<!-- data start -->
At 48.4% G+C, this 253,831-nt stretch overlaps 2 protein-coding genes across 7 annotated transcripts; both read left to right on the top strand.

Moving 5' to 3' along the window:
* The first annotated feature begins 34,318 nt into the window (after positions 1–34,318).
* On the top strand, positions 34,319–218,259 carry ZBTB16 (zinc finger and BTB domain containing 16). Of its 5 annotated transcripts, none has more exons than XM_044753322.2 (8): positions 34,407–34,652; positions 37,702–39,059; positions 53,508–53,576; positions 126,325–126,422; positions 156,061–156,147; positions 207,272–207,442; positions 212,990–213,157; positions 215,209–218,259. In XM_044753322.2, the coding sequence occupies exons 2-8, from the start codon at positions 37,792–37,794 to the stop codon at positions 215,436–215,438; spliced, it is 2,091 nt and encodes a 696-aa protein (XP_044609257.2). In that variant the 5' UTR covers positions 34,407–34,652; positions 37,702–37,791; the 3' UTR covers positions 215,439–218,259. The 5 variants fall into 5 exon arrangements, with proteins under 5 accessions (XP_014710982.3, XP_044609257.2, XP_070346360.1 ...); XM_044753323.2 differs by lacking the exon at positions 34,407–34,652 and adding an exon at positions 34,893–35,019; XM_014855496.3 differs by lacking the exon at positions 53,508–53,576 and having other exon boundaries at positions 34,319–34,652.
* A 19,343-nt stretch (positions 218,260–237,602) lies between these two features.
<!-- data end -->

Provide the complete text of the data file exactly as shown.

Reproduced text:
At 48.4% G+C, this 253,831-nt stretch overlaps 2 protein-coding genes across 7 annotated transcripts; both read left to right on the top strand.

Moving 5' to 3' along the window:
* The first annotated feature begins 34,318 nt into the window (after positions 1–34,318).
* On the top strand, positions 34,319–218,259 carry ZBTB16 (zinc finger and BTB domain containing 16). Of its 5 annotated transcripts, none has more exons than XM_044753322.2 (8): positions 34,407–34,652; positions 37,702–39,059; positions 53,508–53,576; positions 126,325–126,422; positions 156,061–156,147; positions 207,272–207,442; positions 212,990–213,157; positions 215,209–218,259. In XM_044753322.2, the coding sequence occupies exons 2-8, from the start codon at positions 37,792–37,794 to the stop codon at positions 215,436–215,438; spliced, it is 2,091 nt and encodes a 696-aa protein (XP_044609257.2). In that variant the 5' UTR covers positions 34,407–34,652; positions 37,702–37,791; the 3' UTR covers positions 215,439–218,259. The 5 variants fall into 5 exon arrangements, with proteins under 5 accessions (XP_014710982.3, XP_044609257.2, XP_070346360.1 ...); XM_044753323.2 differs by lacking the exon at positions 34,407–34,652 and adding an exon at positions 34,893–35,019; XM_014855496.3 differs by lacking the exon at positions 53,508–53,576 and having other exon boundaries at positions 34,319–34,652.
* A 19,343-nt stretch (positions 218,260–237,602) lies between these two features.